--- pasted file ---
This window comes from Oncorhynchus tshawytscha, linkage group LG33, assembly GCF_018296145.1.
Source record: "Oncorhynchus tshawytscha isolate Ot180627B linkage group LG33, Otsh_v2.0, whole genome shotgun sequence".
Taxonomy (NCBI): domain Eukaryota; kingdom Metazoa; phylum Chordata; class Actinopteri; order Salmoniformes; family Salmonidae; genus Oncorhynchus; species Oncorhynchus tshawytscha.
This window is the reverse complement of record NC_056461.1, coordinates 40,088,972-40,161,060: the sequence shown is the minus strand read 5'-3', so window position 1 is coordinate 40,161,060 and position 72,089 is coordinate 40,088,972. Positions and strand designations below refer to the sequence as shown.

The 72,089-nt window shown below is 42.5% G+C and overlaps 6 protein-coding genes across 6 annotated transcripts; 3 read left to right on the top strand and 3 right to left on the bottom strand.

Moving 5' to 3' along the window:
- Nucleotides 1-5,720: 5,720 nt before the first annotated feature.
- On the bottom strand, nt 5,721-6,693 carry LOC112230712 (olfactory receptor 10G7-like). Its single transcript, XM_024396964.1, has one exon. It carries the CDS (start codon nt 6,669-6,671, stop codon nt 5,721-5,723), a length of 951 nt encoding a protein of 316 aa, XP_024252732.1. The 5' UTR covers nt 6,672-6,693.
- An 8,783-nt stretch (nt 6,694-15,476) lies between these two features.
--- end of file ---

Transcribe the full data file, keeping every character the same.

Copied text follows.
This window comes from Oncorhynchus tshawytscha, linkage group LG33, assembly GCF_018296145.1.
Source record: "Oncorhynchus tshawytscha isolate Ot180627B linkage group LG33, Otsh_v2.0, whole genome shotgun sequence".
Taxonomy (NCBI): domain Eukaryota; kingdom Metazoa; phylum Chordata; class Actinopteri; order Salmoniformes; family Salmonidae; genus Oncorhynchus; species Oncorhynchus tshawytscha.
This window is the reverse complement of record NC_056461.1, coordinates 40,088,972-40,161,060: the sequence shown is the minus strand read 5'-3', so window position 1 is coordinate 40,161,060 and position 72,089 is coordinate 40,088,972. Positions and strand designations below refer to the sequence as shown.

The 72,089-nt window shown below is 42.5% G+C and overlaps 6 protein-coding genes across 6 annotated transcripts; 3 read left to right on the top strand and 3 right to left on the bottom strand.

Moving 5' to 3' along the window:
- Nucleotides 1-5,720: 5,720 nt before the first annotated feature.
- On the bottom strand, nt 5,721-6,693 carry LOC112230712 (olfactory receptor 10G7-like). Its single transcript, XM_024396964.1, has one exon. It carries the CDS (start codon nt 6,669-6,671, stop codon nt 5,721-5,723), a length of 951 nt encoding a protein of 316 aa, XP_024252732.1. The 5' UTR covers nt 6,672-6,693.
- An 8,783-nt stretch (nt 6,694-15,476) lies between these two features.